If a recommendation wall isn’t right for your class, how about a comic book? Rather than giving students a sticky note for each completed book, give them a page printed with a blank comic strip. Students should illustrate an exciting part in the book (without giving anything important away). If they are up to it, have students include dialogue or word boxes in their comic. If they aren’t, having students illustrate what they read will still test their comprehension in a fun and hands on way. Collect these comics from your students and compile them in a notebook for class members to read when they are looking for a new book.
One of the greatest things one of my teachers did to encourage a love of reading in me and my classmates was to read aloud to us in class. Every day after lunch, my second grade teacher took ten to twenty minutes to read classics like Charlotte’s Web, Charlie and the Chocolate Factory, and anything by Beverly Cleary. These might not be the best choices for your students, but sharing a book together has many benefits for ESL students. They can practice their listening skills while also getting entertainment and learning new vocabulary. Also, students who may not be able to complete a book on their own will still feel a sense of accomplishment when you turn the last page of the book. Ask students about what you are reading together, too. Encourage students to make predictions and give summaries of what you read yesterday and the day before.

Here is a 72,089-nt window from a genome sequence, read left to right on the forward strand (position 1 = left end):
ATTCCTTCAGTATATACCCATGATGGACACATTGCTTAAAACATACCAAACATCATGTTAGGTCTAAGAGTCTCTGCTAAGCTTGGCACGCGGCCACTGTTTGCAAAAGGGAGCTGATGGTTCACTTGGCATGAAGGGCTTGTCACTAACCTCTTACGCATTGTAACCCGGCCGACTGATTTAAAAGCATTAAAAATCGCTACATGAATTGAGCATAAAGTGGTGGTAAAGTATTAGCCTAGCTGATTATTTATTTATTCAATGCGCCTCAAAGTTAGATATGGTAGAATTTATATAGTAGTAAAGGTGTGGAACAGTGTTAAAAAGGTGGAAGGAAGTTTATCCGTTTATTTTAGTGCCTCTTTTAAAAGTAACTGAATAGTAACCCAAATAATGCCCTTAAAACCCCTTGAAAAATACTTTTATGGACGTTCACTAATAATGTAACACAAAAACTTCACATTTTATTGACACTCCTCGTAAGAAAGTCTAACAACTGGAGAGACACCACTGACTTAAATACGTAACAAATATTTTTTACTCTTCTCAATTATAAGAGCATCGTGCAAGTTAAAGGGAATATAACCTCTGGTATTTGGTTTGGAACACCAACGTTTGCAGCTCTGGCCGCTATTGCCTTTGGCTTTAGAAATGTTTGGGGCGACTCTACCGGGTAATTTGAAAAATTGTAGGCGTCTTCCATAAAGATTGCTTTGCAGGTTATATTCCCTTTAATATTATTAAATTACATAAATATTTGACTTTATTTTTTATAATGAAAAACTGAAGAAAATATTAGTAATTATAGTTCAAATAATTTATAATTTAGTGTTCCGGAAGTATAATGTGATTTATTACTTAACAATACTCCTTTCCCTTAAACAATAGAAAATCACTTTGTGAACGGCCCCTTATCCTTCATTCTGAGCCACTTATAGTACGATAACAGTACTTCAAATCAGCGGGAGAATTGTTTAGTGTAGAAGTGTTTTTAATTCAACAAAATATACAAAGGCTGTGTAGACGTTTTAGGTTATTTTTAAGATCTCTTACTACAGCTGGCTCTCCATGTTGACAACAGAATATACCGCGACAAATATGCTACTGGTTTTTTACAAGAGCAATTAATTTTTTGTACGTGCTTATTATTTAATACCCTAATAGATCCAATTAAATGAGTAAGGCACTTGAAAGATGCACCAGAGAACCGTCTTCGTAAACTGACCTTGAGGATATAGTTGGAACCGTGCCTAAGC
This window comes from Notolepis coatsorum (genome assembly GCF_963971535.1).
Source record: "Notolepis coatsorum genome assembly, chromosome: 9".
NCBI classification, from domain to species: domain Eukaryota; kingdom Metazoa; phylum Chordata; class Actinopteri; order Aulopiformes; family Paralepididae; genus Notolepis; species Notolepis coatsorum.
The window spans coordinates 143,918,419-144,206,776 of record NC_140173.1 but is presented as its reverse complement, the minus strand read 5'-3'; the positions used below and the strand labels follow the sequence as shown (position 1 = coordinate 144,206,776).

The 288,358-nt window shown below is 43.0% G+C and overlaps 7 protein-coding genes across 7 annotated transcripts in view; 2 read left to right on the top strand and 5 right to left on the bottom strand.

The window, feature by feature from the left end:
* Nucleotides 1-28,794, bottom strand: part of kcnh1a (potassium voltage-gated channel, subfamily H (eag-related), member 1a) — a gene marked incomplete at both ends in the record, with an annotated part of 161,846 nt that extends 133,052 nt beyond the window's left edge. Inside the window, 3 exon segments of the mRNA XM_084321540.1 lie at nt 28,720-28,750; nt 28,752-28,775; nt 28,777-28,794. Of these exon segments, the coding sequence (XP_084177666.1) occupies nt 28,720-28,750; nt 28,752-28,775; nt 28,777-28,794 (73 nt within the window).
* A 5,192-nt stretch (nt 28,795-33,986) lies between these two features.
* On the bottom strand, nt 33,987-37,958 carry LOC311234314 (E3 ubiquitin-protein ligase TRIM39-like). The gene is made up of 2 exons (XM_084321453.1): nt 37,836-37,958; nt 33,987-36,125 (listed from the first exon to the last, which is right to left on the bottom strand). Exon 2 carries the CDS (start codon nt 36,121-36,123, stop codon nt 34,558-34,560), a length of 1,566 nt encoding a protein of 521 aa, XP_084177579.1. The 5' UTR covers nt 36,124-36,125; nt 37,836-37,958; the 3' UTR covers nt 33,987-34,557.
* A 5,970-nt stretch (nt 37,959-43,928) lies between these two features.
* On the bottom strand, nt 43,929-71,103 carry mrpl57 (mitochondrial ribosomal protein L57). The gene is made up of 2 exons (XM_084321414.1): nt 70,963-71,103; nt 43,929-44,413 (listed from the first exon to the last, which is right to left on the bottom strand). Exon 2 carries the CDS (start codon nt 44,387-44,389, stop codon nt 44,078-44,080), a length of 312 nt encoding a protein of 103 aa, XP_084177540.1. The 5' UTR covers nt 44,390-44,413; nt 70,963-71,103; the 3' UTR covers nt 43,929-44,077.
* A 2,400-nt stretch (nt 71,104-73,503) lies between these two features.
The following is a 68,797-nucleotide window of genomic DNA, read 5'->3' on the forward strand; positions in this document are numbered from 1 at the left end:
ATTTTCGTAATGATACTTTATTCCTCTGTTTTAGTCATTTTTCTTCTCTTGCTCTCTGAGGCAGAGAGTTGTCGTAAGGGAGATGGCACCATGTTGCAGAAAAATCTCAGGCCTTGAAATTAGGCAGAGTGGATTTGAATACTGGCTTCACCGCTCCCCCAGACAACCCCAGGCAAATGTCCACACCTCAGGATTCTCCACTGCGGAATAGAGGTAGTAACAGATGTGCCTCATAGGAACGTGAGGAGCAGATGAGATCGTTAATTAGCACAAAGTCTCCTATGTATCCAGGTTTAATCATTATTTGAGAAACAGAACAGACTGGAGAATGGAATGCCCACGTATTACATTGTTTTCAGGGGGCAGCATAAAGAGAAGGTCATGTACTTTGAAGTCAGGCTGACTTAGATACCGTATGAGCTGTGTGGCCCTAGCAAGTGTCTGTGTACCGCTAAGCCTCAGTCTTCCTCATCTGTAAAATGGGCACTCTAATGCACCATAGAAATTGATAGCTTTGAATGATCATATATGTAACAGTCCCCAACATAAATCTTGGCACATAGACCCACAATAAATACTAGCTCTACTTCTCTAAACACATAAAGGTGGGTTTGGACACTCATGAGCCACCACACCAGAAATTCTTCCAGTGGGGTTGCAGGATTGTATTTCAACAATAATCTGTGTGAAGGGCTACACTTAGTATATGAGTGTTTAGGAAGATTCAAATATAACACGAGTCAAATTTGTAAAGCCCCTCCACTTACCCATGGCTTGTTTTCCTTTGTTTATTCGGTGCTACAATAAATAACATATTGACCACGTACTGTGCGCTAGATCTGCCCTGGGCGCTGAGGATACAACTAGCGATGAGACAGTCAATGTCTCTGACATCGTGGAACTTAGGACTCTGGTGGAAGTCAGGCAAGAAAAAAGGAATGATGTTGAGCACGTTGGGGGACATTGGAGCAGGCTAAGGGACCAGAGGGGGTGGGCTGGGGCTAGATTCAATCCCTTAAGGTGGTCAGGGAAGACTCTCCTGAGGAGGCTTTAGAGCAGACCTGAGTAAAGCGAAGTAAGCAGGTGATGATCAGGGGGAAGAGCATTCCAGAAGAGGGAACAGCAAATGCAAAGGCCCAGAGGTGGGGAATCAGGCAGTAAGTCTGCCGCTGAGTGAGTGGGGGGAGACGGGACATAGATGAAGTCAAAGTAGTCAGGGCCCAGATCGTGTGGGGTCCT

Do It Electronically
If your classroom has a student computer or if you encourage students to use smart devices in class, point out websites that have reading activities and word games that your students will enjoy. Bookmark them on your classroom computer and you have an easy learning center that takes little to no work to upkeep. Have your students offer their recommendations as well, and soon you will have several great suggestions for those techies in class.
Make Writing a Priority
Students who like to write will also enjoy reading, so make writing a priority in your classroom. Set up a writing center such as a classroom post office. Encourage students to write notes or postcards to each other and deliver them to student mailboxes. These simple notes are less intimidating than formal writing and are fun to both write and read. When students are excited about writing, they will be excited about reading as well.
It’s true that not everyone is born with a love of reading, but an affection for literature is something that can be encouraged and grown. These simple suggestions implemented in your classroom can make the difference between reluctant and voracious readers among you.